Socrates’ Critique of Democracy and His Innocence
Explain whether they constitute a critique of democracy and whether they give support to Socrates’ innocence regarding the charges brought against him.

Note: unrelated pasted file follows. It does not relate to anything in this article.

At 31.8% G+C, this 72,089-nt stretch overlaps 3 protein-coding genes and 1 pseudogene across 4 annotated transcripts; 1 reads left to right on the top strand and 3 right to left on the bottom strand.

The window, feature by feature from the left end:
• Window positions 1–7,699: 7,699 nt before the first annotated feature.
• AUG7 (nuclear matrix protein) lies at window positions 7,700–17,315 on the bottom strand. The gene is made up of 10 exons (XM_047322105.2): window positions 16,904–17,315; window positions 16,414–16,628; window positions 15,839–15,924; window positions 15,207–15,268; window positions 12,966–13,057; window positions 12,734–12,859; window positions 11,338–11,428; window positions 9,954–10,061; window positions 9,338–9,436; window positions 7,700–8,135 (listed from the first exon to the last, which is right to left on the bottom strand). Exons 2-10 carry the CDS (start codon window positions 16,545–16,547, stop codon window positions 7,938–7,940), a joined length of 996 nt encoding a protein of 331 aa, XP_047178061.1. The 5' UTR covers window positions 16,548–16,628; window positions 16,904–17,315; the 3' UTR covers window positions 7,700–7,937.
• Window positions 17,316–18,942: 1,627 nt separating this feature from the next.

Effectively, Socrates is making an argument against democracy but he does draw an important distinction between the means that is the democracy and the end that are the Laws. The democracy, as Socrates points out, is a system where both the opinions of the knowledgeable and the ignorant hold the same value so the verdict of a jury made of these opinions aren’t indicative of what is good and just and, rather, are often irrational and random (Crito, 48a-b). By using such a jury, who possess imperfect knowledge about the craft they seek to practice (justice), democracy harms itself just as an ill man who seeks the advice of those who aren’t doctors harms his body. Furthermore, the jury, as we know, is made up of landed, idle aristocrats who are very much attached to particulars and so, according to Socrates, would make terrible seekers of truth (Phaedo, 68c) and because of this, they aren’t qualified to judge others because they themselves aren’t able to judge what is true and what is just. This would help explain the charges against Socrates as Socrates plainly shows that the charges brought to trial by Meletus, Anytus, and Lycon were contradictory to the nature of his work as a philosopher because they weren’t grounded by reason and his activities weren’t prohibited by law; rather, his accusers had a problem with his questioning of their authority and made up charges that they could prosecute him for (Apology, 23d). At the same time, Socrates also defends democracy for the laws that it creates because it was the democratic rule of the city that allowed him to defend himself in front of a jury. So, rather than criticising the whole of democracy itself, he is just criticizing the willful fallibility of the people participating in the system who, in the end, sentences him to death.